How can Japanese popular culture gain numerous fans in China, despite pervasive anti-Japanese sentiment? How is it that there’s such a strong anti-Korean sentiment in Chinese online fan communities when the official Sino-Korean relationship is quite stable before 2016? Avid fans in China are raising hundreds of thousands of dollars in funding to make gifts to their idols in foreign countries. Tabloid reports on Japanese and Korean celebrities have been known to trigger nationalist protests in China. So, what is the relationship between Chinese fandom of Japanese and Korean popular culture and nationalist sentiment among Chinese youth?
Chen discusses how Chinese fans of Japanese and Korean popular culture have formed their own nationalistic discourse since the 1990s. She argues that, as nationalism is constructed from various entangled ideologies, narratives, myths and collective memories, popular culture simply becomes another resource for the construction of nationalism. Fans thus actively select, interpret and reproduce the content of cultural products to suit their own ends. Unlike existing works, which focus on the content of transnational cultural flows in East Asia, this book focuses on the reception and interpretation of the Chinese audience.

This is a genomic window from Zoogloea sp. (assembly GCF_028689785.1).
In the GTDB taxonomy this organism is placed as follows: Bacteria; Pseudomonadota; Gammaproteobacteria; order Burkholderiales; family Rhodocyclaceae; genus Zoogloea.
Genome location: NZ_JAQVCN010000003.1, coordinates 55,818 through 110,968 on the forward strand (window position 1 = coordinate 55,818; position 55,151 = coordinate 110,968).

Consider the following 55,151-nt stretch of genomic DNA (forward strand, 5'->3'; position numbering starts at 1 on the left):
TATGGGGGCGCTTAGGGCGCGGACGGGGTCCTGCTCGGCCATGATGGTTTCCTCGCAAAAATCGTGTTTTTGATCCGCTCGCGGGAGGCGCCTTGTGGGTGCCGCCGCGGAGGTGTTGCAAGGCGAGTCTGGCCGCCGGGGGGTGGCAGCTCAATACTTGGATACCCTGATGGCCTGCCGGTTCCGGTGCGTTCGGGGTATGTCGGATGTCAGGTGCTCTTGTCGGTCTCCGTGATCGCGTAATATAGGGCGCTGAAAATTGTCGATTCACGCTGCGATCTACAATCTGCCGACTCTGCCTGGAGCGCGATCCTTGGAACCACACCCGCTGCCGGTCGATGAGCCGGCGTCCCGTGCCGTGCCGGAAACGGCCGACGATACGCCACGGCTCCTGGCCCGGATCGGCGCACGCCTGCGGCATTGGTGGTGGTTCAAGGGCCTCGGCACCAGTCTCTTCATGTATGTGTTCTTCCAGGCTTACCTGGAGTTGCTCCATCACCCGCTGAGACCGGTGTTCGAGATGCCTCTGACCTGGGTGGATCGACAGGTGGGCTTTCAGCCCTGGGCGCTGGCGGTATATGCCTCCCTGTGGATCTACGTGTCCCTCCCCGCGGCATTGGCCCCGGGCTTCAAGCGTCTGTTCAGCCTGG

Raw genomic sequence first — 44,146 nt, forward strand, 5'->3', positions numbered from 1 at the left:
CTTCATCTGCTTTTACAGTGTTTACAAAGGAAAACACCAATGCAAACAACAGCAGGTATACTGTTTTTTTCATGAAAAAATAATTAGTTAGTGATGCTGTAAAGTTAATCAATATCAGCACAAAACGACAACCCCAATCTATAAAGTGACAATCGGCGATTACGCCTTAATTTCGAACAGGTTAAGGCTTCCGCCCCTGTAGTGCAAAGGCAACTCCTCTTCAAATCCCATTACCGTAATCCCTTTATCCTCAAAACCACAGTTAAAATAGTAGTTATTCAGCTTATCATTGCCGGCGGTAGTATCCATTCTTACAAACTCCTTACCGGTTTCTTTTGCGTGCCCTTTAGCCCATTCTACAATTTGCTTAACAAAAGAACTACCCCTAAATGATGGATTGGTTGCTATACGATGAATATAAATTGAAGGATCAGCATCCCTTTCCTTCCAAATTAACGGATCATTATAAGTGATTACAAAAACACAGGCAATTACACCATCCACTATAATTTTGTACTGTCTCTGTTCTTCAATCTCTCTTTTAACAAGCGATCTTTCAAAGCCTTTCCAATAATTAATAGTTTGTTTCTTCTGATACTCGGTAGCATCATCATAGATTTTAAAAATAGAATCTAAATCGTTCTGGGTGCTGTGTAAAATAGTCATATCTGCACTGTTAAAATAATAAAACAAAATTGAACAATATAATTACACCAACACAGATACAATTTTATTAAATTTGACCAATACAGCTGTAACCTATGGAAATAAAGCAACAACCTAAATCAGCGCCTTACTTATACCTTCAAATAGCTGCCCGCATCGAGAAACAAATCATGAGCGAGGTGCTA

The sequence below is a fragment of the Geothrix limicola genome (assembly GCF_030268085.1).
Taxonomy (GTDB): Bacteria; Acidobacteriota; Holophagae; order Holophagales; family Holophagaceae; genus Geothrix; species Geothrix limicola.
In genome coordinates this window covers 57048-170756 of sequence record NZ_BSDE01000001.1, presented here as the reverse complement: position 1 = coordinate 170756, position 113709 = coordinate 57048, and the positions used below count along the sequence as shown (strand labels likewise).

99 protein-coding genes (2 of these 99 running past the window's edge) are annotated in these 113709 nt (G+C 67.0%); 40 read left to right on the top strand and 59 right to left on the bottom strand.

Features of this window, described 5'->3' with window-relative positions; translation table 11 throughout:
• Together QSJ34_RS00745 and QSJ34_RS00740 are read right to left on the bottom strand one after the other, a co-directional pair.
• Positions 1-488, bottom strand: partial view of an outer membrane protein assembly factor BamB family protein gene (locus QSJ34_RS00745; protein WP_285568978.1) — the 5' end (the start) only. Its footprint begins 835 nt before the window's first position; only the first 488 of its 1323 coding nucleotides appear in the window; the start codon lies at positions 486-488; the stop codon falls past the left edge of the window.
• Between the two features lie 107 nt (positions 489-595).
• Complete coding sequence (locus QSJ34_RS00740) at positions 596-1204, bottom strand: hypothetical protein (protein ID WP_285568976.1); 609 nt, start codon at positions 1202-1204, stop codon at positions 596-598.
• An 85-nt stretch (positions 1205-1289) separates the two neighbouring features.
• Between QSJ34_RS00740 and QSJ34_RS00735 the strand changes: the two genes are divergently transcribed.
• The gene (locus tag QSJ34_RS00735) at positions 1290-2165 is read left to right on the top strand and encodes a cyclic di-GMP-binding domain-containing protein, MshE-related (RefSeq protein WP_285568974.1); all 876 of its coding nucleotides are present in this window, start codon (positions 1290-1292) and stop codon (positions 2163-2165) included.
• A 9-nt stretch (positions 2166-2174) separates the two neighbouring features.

Table of Contents
Chapter 1: Understanding Popular Culture in China
Chapter 2: Cultural Policy and Cultural Market in China
Chapter 3: Methodology and Research Method
Chapter 4: Japanese and Korean Popular Culture in China: The Dissemination, Reception and Formation of Fandom (Before 2011)
Chapter 5: Offline Activities: Individual Fans, Fragmented Groups and Consumer Interests
Chapter 6: Patriotic Education and Alternative Historical Narratives
Chapter 7: Gossip and Tabloid News: Radicalized Online Anti-Fan Activities and Self-Patriotic Education
Chapter 8: Conclusion: Party-State, Fandom and Nationalism
Lu Chen assistant professor in the Faculty of Journalism and Communication, Guangzhou University, China.